OIG Posts Latest Guidance for Physician-Hospital Gainsharing Arrangements

By Joseph J. Feltes, JD
Thursday, March 1, 2018

Joseph J. Feltes, JD

On January 5, 2018, the Office of Inspector General posted an advisory opinion stating that it would not impose criminal or civil monetary sanctions against a physician group and hospital that agreed to implement a cost-reduction arrangement for spinal fusion surgeries performed at the hospital and share a percentage of cost savings resulting from those measures.

The parties to the proposed arrangement included a non-profit hospital, a wholly-owned subsidiary of the hospital that provides managerial services, a multi-specialty physician group including four neurosurgeons on the hospital’s active medical staff who perform spinal fusions, and a third-party administrator.

The hospital, through its subsidiary, would pay the neurosurgeons participating in the arrangement a share of three years’ cost savings for selecting standardized products and implementing other evidence-based, cost-sharing measures, without compromising quality or denying services to Medicare/Medicaid beneficiaries.

The arrangement’s administrator, who collected data on a national scale, identified 34 cost-savings opportunities that included using bone morphogenetic protein on an “as needed” basis, and encouraging neurosurgeons to use cost-effective standardized devices and supplies for performing spinal fusions.

The arrangement would include safeguards, such as monitoring and documentation requirements to assure quality of care and to protect against inappropriate reductions of services. The parties promised to appoint an oversight committee to monitor the arrangement’s operation and to minimize the risk of “cherry-picking” or steering away more costly patients. For example, the doctors would be prohibited from selecting patients to participate in, or withdrawing patients from, the arrangement.

To promote transparency, the hospital, subsidiary and physician group would maintain documentation certifying the nature and cost of services furnished under the arrangement. Patients also would receive notice of the arrangement, along with an opportunity to review details regarding cost-saving measures and the compensation arrangement with the physicians.

At the end of each year in the three-year arrangement, cost savings would be calculated for each recommendation using a multi-step process that would consider historical costs of each product covered by the arrangement (base year cost), divided by the total number of units. The parties would reset the base year annually to remove earlier-accomplished savings. Next, the total cost for each product used in spinal surgeries covered by the arrangement in the performance year would be divided by the total number of products used. Third, the performance year cost would be compared to the base year cost for each product to determine the performance year savings.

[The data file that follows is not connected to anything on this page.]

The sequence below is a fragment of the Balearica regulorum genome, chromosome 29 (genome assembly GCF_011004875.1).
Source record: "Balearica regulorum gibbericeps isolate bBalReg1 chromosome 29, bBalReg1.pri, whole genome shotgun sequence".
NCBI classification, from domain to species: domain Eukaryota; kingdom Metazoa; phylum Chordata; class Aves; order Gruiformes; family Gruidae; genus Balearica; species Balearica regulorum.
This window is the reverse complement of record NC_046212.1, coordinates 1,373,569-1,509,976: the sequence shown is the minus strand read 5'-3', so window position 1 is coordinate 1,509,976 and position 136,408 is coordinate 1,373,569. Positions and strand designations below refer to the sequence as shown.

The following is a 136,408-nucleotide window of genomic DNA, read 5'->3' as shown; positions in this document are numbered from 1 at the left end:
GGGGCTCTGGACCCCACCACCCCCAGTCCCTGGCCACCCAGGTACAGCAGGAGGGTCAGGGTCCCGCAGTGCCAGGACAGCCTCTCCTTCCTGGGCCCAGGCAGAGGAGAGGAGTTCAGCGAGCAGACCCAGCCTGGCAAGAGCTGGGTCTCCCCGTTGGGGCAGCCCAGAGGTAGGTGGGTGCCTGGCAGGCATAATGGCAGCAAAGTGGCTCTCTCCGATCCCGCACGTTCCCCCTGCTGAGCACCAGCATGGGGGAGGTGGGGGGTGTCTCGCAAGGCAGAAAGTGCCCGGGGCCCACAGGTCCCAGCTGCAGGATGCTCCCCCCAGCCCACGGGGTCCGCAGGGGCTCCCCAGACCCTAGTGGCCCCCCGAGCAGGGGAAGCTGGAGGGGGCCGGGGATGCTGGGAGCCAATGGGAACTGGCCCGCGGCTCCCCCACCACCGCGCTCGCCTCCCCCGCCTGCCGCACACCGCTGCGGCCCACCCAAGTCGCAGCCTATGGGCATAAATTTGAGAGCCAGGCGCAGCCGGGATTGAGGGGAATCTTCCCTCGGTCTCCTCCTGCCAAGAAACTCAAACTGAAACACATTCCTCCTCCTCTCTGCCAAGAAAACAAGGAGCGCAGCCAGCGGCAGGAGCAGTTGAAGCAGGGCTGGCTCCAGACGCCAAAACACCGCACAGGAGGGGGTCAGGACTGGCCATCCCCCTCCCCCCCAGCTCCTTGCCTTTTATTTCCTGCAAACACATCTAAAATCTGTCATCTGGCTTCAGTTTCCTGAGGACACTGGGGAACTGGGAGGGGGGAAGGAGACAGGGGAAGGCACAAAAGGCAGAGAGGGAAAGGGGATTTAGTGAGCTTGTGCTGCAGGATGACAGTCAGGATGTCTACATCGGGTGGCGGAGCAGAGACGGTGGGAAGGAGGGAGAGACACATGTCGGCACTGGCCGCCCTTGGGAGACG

Once the performance year savings are calculated, the hospital would transfer an amount equal to 50 percent of the total performance year savings to the subsidiary, which would make separate payments to the physician group for the first, second and third performance years’ savings. Following the physician group’s receiving the adjusted total performance year savings from the subsidiary, payment would be paid on a per capita basis.

The OIG analyzed the arrangement under the Gainsharing Civil Monetary Penalty statute and Anti-Kickback Statute. It determined that the Requestors had implemented sufficient, reasonable safeguards to develop cost-savings, without sacrificing quality or limiting medically necessary services to Medicare/Medicaid patients. Therefore, it concluded that the arrangement would not violate the Gainsharing Civil Monetary Penalty statute. The OIG also concluded that the arrangement, as structured, presented a low risk of fraud and abuse under the Anti-Kickback Statute.

This latest pronouncement on permissible gainsharing is limited only to the Requestors, but the opinion provides valuable guidance for other physician specialties looking to enter into cost-sharing arrangements with hospitals.


Joe Feltes is an attorney with Buckingham, Doolittle & Burroughs in Canton OH and a member of its Health & Medicine Practice Group. He is also the managing partner of Buckingham Canton. For more information about the law firm, go to www.BDBLAW.com or email Mr. Feltes at Jfeltes@BDBLAW.com.